The Commerce Department said on Thursday consumer spending increased 0.9 percent last month, the biggest gain since August 2009 or nearly 6 years.
May’s reading follows an upwardly revised 0.1 percent rise in April, and was fueled by a strong demand for automobiles and other big-ticket items. Americans may appear to be opening their wallets after driving the savings rate to highs during the first quarter.
Consumer spending, which accounts for more than two-thirds of U.S. economic activity, was previously reported to have been unchanged in April. Economists polled by Reuters had forecast a 0.7 percent rise in May.
Spending on long-lasting goods — including automobiles — jumped 2.2 percent last month, while spending on utilities increased by 0.3 percent. When adjusted for inflation, consumer spending increased 0.6 percent, the largest jump since last August.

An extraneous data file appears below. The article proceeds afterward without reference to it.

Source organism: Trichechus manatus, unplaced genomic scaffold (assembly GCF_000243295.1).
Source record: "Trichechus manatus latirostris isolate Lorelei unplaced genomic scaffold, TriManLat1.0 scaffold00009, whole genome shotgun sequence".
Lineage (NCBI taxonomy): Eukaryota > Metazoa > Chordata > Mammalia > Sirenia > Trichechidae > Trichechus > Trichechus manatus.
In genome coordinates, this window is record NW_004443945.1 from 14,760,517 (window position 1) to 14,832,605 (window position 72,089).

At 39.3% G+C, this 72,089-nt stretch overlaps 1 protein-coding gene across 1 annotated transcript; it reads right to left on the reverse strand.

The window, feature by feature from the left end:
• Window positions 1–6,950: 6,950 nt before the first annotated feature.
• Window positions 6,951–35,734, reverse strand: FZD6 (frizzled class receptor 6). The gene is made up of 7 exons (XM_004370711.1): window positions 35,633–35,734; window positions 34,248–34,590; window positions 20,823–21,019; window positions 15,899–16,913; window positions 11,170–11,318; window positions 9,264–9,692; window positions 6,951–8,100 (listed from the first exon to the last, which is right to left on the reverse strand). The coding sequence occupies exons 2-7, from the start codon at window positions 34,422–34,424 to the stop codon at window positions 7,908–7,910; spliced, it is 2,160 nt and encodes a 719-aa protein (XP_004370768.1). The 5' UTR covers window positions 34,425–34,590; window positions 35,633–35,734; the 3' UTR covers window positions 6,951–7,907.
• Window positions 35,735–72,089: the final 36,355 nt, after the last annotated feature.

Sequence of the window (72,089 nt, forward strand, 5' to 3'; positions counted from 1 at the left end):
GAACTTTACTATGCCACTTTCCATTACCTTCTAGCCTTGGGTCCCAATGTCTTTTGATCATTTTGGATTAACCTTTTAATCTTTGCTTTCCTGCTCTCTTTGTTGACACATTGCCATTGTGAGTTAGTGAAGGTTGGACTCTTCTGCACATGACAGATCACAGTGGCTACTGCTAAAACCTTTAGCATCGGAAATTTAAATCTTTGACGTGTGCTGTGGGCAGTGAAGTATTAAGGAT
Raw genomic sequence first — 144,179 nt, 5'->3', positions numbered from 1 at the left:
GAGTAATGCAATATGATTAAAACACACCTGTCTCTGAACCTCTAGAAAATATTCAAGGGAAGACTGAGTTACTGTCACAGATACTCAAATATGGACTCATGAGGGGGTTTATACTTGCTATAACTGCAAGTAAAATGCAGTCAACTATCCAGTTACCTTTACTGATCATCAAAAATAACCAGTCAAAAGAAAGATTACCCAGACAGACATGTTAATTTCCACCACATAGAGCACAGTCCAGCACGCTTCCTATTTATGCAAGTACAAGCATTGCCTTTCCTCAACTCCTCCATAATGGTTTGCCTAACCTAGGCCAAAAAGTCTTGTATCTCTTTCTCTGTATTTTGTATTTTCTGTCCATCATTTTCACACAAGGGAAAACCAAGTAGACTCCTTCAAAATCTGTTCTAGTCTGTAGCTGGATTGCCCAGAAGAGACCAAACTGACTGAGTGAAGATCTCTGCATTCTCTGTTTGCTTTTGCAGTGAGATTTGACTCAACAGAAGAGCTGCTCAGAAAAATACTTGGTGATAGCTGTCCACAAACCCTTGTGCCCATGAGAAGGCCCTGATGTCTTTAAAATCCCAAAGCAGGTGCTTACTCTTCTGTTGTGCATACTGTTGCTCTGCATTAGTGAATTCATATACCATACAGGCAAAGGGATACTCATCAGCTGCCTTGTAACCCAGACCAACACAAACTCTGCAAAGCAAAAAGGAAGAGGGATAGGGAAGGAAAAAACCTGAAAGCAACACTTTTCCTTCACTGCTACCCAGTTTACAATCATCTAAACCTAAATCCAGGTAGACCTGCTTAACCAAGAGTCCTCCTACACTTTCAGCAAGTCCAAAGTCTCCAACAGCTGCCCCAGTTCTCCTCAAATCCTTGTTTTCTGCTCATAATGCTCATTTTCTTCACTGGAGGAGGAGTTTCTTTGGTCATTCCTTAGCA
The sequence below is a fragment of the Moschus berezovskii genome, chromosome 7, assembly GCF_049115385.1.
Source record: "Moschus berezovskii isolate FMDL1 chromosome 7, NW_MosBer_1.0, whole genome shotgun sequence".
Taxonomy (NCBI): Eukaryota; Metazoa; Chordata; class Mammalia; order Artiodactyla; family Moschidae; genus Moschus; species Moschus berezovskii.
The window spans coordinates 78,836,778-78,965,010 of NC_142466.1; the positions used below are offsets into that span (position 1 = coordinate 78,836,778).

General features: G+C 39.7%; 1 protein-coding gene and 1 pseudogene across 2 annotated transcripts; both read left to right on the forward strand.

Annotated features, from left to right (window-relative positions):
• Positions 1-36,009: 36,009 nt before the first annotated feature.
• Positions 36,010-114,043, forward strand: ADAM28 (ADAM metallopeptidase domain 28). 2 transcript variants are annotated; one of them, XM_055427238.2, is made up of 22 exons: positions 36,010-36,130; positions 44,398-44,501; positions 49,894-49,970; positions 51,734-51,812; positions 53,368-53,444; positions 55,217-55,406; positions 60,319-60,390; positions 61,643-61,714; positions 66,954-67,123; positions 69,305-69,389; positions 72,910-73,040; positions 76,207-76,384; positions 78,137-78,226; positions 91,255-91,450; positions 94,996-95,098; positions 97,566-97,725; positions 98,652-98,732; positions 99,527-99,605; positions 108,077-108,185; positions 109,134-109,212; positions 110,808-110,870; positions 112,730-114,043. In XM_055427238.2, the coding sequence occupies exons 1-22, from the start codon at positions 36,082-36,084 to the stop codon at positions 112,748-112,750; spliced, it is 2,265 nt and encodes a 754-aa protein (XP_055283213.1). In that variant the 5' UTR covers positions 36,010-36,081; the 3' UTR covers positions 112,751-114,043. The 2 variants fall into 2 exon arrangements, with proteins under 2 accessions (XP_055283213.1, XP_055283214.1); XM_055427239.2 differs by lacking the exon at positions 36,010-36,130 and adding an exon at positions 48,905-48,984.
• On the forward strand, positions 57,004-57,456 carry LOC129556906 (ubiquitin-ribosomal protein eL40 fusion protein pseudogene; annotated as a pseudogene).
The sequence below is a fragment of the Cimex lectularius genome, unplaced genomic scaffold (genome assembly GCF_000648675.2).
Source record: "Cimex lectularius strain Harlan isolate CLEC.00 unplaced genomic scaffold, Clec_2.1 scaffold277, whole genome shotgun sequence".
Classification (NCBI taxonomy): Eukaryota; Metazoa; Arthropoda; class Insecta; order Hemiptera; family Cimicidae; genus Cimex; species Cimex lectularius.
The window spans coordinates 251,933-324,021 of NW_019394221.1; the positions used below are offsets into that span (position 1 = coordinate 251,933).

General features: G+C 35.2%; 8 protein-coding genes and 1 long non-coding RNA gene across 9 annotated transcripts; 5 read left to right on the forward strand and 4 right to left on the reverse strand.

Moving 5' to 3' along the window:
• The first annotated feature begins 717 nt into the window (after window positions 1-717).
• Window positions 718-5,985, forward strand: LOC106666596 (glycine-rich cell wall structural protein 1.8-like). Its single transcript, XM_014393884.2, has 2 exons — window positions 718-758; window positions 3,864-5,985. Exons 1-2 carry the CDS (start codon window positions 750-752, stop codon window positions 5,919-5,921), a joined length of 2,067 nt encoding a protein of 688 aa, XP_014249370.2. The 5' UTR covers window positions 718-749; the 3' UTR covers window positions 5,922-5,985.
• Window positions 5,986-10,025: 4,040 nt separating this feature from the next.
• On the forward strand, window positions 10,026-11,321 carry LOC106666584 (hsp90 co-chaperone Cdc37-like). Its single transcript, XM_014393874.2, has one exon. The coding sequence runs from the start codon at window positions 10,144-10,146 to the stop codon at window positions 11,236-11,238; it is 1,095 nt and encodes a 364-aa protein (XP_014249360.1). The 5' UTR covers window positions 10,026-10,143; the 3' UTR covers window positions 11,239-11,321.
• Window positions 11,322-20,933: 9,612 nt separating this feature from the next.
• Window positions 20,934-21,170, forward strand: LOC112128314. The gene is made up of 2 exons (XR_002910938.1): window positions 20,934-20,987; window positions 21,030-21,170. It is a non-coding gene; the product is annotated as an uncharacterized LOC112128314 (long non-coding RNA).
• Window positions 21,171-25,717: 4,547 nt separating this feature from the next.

Personal income increased 0.5 percent last month after a similar gain in April, while the saving rate fell to 5.1 percent from 5.4 percent in April. Still, the savings rate remains at extremely high levels.
Inflation pressures remained tame last month despite the acceleration in consumer spending. A price index for consumer spending increased 0.3 percent after being flat in April. In the 12 months through May, the personal consumption expenditures (PCE) price index rose only 0.2 percent.
Excluding food and energy, prices edged up 0.1 percent after a similar gain in April. The so-called core PCE price index rose 1.2 percent in the 12 months through May, the smallest gain since February 2014.